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Modifying Board Games

only a few months left of school, spring fever has definitely hit! And when
students are less motivated, what better way to renew their energy than with a
game? Unfortunately, I’ve never found a game that meets my exact needs for any
student. Luckily, every game can be modified!

are several games such as Hearing Aid Bingo which is both an app and a physical game and allows students to work
on the names of the parts of their amplification such astone hook, tubing, etc. Adding language frames, as in the examples
below, allows me to simplify or make the game more challenging, depending on
the needs of my student. I can also have students complete a diagram as they get each piece for extra practice. 

instance, I may write a frame on the board like, Do you have the part of the hearing aid that__(function)_____? The
student then has the relative clause model and can fill in with the function of
the part while also working on asking questions. A more complex frame may be, Do you have the part of the transmitter that _(function)___ before / after the sound travels through the_(transmitter part)___? This frame includes a relative and a temporal clause and requires
the student to think about how the sound travels as well as the function of the
part that they need. Additionally,
students work on auditory skills while listening to their playing partner use
the same type of language.

way to modify games is to include the students! Rule the Schoolhas scenarios that ask students to think about particular situations in
which listening may be challenging, and state how they could handle such a
challenge. I often pick out the cards that apply to my students but also have
them create their own cards. I now have a bank of cards created by several
students who don’t necessarily know each other, but who are eager to see what
challenges other kids have. This shared experience also inspires students who
may be uncomfortable or unwilling to discuss their own access difficulties.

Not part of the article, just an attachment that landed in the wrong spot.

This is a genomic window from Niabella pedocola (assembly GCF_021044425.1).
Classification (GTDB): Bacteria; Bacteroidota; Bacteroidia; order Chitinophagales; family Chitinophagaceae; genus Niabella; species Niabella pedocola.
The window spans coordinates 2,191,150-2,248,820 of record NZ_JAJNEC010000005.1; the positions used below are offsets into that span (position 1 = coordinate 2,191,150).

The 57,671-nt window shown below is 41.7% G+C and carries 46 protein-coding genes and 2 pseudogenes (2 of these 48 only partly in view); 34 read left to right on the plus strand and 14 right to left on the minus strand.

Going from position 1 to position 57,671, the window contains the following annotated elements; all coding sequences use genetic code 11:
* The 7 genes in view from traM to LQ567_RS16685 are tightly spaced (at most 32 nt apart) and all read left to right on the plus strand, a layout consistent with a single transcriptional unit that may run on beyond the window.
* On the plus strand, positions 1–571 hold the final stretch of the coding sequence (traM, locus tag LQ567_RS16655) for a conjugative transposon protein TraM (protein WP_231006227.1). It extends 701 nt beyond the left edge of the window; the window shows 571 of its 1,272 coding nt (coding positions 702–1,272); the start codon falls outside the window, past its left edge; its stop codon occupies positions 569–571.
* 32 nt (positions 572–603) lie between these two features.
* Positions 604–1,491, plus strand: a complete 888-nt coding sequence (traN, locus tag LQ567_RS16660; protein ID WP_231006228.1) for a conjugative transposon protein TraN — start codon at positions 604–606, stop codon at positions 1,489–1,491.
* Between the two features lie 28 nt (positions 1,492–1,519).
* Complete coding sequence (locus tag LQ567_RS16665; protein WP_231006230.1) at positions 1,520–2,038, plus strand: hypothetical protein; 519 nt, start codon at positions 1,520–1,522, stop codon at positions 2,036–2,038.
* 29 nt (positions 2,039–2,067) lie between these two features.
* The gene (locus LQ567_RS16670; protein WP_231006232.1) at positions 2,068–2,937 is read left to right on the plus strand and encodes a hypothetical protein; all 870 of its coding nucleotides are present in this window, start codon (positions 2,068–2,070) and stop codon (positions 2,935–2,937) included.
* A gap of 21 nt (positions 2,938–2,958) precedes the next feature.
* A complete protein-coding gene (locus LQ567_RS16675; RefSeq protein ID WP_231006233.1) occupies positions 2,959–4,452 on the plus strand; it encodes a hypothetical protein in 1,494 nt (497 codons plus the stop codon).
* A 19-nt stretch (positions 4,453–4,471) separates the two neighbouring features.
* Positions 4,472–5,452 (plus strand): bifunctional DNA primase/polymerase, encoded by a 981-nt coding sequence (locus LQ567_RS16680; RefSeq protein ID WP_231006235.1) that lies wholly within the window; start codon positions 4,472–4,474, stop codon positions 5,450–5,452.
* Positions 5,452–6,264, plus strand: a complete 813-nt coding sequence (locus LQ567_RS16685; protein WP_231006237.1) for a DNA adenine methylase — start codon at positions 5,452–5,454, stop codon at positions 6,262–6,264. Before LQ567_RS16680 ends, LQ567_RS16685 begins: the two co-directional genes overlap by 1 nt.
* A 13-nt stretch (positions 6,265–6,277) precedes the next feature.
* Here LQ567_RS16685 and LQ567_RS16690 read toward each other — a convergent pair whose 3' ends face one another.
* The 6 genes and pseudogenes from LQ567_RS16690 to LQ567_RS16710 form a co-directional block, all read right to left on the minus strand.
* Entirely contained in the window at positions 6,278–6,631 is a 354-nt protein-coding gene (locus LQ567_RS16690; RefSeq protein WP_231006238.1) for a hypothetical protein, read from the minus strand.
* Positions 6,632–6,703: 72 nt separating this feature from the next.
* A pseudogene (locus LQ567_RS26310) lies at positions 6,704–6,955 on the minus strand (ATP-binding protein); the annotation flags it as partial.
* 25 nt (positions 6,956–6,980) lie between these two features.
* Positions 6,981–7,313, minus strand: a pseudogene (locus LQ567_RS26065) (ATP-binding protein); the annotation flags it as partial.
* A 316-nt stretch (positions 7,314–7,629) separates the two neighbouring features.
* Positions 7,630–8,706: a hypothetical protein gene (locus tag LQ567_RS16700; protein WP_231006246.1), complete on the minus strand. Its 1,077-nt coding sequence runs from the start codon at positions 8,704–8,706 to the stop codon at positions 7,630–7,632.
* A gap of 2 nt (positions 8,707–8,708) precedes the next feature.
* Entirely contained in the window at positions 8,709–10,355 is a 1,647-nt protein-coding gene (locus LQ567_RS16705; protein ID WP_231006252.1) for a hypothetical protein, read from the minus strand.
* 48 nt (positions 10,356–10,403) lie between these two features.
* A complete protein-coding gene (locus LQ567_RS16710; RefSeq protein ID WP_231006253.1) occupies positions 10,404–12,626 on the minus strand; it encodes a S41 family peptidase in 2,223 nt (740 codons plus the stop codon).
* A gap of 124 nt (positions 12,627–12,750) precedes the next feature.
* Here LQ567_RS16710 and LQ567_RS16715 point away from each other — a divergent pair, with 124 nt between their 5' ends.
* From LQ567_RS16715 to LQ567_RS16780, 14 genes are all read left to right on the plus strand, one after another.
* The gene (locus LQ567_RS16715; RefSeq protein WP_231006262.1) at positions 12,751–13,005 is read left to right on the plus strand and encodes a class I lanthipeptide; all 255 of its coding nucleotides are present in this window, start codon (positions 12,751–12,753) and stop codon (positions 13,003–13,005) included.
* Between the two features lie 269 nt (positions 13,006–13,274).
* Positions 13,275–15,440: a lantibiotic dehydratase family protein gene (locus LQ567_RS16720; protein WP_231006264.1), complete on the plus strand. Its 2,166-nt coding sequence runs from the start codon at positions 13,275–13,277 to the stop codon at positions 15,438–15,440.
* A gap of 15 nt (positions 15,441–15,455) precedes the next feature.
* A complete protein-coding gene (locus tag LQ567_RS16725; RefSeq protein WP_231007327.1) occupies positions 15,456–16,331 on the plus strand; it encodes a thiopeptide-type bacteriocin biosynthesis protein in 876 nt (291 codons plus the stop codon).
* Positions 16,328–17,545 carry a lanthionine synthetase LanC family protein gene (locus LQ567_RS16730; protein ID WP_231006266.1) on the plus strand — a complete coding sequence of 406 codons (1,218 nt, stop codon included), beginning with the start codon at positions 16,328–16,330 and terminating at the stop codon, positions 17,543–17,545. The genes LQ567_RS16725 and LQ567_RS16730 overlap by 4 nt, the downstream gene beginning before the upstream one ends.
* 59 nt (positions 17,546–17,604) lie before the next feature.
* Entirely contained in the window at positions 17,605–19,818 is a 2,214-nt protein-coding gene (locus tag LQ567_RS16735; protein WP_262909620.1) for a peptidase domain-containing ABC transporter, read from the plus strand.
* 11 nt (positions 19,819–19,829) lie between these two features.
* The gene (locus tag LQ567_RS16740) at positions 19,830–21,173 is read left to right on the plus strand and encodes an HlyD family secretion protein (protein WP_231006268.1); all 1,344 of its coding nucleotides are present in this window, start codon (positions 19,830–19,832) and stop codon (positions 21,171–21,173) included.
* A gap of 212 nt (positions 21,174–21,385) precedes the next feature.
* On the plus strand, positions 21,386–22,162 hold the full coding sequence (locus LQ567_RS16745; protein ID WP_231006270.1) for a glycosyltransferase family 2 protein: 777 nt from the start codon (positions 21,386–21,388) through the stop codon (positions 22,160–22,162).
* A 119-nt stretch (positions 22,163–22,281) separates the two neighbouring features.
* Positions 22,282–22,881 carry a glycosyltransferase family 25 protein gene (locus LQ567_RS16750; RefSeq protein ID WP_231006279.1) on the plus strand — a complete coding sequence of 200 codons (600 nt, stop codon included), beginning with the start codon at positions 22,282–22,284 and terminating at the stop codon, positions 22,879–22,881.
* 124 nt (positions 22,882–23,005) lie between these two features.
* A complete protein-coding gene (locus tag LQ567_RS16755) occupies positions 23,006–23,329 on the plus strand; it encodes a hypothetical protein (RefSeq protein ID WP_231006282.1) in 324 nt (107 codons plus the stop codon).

They become more motivated knowing that their card will be read by other
students with hearing loss and that they may be helping that other person.

as always, including peers with typical hearing on occasion is valuable for
everyone. The peers learn about the challenges of hearing loss without directly
focusing on the personal experiences of my students, which creates more
understanding and awareness.

Who’s ready to play?!? 

Hear Me Out

The Hear Me Out blog provides unique resources for students who are deaf or hard of hearing. It's a forum for itinerant teachers of the deaf to share their experiences as they grow as professionals! It is produced by Clarke's Mainstream Services team as part of our mission to support children with hearing loss and the professionals who serve them.

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About the Hear Me Out Blog

Itinerant teachers of the deaf (TOD) provide direct services to children with hearing loss in mainstream schools, consultation to their teachers, and professional development to school staff. Itinerant TODs travel to a child’s neighborhood school to provide one-on-one educational support, foster listening and spoken language development, and help children build social and self-advocacy skills. They also act as a liaison between the family and their mainstream school. Hear Me Out provides a unique forum for these special teachers to share their experiences as they grow as professionals.

Hear Me Out is produced by Mainstream Services at Clarke Schools for Hearing and Speech as part of our mission to support children with hearing loss and the professionals who serve them.

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Hear Me Out Blog

About the Author

Heather Stinson (CAGS, MED, S/LP-A) received her master’s degree in Education of the Deaf from Smith College in 2006 and a graduate certificate in Children, Families, and Schools (with a concentration in research methodology) from the University of Massachusetts in 2012. In addition to her many years of experience working with children with hearing loss who communicate using listening and spoken language, Heather has also worked as a preschool classroom teacher.

Heather has presented both locally and nationally on issues related to mainstreaming students with hearing loss and is a contributing author to Odyssey magazine. Heather currently works as an itinerant teacher of the deaf and hard of hearing at Clarke Mainstream Services, a program of Clarke Schools for Hearing and Speech.

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